This indicates if the target Client and Platform support the EWS API. Obviously, you will need to have a correctly configured Exchange instance with the EWS API properly exposed in order to use this API. Generally, we avoid EWS and rely on Graph API instead, as few clients expose the EWS API, and more and more are hosting their email platform using Office 365.
· context.platform and accountType
For complex Outlook Add-Ins of the type we typically build, these two properties are essential! They are in full:
“platform” can have one of these values:
|OfficeOnline||Office on the web (i.e. a web browser)|
|Universal||WinRT – you probably aren’t using this!|
accountType can have these values:
|office365||Microsoft 365 work or school|
The big surprise here is the support for Gmail. This is vastly under-documented by Microsoft, and even the press release announcing it has vanished from the MS web site. Our experiments have shown that Gmail accounts only appear to work for Add-Ins on the Mac platform, although we cannot find this documented anywhere!
You should be aware that accountType is ONLY supported in Outlook API Requirement Set 1.6 and above!
Summarising Outlook Add-In Fallback Strategies
The combination of platform and accountType (in association with other information) is powerful.
For example, if you wish to determine if “fallback authentication” is available, the condition would be (in pseudo-code):
var maxApi = getMaxAPI(); // A simple custom function we use!
var platform = Office.context.diagnostics.platform;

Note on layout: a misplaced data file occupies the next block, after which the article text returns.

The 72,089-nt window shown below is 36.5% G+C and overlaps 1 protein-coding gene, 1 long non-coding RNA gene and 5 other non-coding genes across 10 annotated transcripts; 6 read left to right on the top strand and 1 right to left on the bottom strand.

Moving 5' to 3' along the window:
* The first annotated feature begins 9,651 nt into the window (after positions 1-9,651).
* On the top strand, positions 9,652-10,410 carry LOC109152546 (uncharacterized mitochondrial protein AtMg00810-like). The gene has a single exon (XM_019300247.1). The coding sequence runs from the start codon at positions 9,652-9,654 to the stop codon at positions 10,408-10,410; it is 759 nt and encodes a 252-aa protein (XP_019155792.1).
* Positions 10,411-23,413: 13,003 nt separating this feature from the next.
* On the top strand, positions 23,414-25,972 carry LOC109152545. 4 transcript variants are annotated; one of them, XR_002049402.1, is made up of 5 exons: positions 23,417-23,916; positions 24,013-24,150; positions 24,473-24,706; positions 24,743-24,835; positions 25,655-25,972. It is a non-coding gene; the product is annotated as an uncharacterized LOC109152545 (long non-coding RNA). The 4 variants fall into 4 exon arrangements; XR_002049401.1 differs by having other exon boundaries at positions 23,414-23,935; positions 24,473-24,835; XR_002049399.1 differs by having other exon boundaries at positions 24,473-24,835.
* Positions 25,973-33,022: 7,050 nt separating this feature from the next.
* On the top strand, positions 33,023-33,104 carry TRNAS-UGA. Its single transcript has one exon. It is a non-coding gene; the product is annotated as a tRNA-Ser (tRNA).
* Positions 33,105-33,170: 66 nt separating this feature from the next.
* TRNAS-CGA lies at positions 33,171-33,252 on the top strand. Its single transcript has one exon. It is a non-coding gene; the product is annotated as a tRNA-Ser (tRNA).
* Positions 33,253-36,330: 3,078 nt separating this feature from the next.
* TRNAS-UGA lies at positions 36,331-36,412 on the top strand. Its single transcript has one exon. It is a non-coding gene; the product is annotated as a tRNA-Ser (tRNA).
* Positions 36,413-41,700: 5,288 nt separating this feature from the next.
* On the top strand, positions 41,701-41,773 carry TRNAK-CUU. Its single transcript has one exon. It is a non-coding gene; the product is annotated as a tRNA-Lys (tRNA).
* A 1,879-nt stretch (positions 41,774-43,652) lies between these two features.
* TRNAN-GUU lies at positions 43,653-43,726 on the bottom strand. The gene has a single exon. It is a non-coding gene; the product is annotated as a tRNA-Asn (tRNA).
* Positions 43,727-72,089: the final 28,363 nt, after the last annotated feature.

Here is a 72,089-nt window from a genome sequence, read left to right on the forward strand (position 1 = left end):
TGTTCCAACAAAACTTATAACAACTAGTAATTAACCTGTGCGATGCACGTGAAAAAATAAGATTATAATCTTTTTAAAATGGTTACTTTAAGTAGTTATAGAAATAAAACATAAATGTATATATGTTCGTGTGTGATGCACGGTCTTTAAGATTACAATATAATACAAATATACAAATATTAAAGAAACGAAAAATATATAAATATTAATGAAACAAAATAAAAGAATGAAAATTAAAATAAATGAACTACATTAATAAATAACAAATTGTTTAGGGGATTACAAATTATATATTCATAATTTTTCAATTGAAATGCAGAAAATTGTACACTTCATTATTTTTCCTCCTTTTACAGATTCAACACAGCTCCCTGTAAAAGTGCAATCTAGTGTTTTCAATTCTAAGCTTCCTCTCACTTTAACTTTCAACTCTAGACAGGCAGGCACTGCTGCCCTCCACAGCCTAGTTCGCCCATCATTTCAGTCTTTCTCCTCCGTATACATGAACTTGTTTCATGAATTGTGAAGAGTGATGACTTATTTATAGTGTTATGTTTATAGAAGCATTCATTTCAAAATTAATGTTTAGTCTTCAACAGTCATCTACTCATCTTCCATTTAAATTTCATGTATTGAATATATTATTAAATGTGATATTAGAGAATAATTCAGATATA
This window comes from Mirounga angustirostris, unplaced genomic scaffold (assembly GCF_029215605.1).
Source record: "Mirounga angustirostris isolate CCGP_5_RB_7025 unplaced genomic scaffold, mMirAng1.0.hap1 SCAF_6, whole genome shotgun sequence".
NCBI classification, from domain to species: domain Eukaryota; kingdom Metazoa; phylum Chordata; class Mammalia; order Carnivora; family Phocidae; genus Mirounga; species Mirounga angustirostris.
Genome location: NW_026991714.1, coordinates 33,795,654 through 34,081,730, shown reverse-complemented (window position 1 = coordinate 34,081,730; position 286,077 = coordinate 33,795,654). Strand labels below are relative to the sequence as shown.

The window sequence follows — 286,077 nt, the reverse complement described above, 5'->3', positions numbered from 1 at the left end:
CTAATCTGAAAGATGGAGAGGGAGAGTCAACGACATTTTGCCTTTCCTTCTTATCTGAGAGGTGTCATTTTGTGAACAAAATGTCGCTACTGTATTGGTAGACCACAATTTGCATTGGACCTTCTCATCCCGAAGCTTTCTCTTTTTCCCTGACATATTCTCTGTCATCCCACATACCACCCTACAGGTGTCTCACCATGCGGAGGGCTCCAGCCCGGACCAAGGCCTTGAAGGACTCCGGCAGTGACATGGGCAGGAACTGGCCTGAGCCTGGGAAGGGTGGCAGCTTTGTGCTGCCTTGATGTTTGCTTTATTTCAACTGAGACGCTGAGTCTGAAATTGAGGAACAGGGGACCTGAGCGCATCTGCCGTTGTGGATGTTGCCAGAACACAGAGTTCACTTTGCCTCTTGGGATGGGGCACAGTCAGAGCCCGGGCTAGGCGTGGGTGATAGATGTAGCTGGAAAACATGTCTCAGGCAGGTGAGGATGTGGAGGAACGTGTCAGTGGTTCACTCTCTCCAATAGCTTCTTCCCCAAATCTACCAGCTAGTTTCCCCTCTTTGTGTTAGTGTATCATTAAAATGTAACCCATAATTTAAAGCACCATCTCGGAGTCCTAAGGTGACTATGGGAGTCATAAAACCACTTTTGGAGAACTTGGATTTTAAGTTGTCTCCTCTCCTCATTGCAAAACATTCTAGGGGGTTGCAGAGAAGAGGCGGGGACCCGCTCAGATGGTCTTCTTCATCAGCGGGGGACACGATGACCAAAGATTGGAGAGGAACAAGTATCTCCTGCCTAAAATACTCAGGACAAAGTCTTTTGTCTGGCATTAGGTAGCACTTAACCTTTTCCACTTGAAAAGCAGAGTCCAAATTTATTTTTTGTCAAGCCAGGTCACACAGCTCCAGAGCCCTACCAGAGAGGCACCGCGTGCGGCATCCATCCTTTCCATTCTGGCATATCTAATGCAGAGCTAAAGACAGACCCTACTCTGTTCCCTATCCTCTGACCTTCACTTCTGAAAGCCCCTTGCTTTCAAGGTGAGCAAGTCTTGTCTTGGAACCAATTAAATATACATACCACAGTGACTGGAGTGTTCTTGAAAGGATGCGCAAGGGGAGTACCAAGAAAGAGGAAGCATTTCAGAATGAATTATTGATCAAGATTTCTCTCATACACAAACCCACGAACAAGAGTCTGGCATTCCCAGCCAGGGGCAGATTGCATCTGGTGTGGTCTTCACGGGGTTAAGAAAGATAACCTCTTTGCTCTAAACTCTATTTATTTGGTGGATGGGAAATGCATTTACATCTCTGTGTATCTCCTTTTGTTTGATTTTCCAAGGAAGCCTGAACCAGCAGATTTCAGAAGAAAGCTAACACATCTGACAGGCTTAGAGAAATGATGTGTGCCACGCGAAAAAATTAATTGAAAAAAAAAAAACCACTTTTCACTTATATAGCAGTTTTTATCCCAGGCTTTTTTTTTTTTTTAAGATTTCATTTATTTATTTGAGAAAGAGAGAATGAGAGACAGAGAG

var accountType = maxApi >= 1.6 ? Office.context.mailbox.userProfile.accountType : null;
var supportsFallback = platform == Office.PlatformType.Android ||
platform == Office.PlatformType.iOS ||
accountType == “office365” ||
accountType == “outlookCom”;
A similar pseudocode could be produced to determine if the platform / accountType supports SSO.
It’s also worth pointing out that as accountType was not introduced until Requirement Set 1.6, it is impossible to determine the accountType for Desktop 2013 and 2016 as they are at Requirement Set 1.4.
Why is this Useful?
We make extensive use of this kind of information in our Microsoft Outlook Add-Ins to provide graceful fallback. For example, there may be an Add-In feature that needs access to attachments. This means that the Add-In will need to use the Graph API on the server-side. For this, we would need to carry out some fancy coding with App Registrations, token exchange etc. This means that we will need to know if our platform/accountType combination supports SSO or Fallback Authentication, which we can do as described above.
Once we have determined this, we can dynamically toggle the attachments related features of the Add-In on and off. This ensures that we can provide our Add-In on the widest possible range of platforms, and where some features are not available on certain platforms, we can dynamically toggle those features on and off.
Click below to view the next chapter which looks at Add-Ins and Gmail capability in more detail.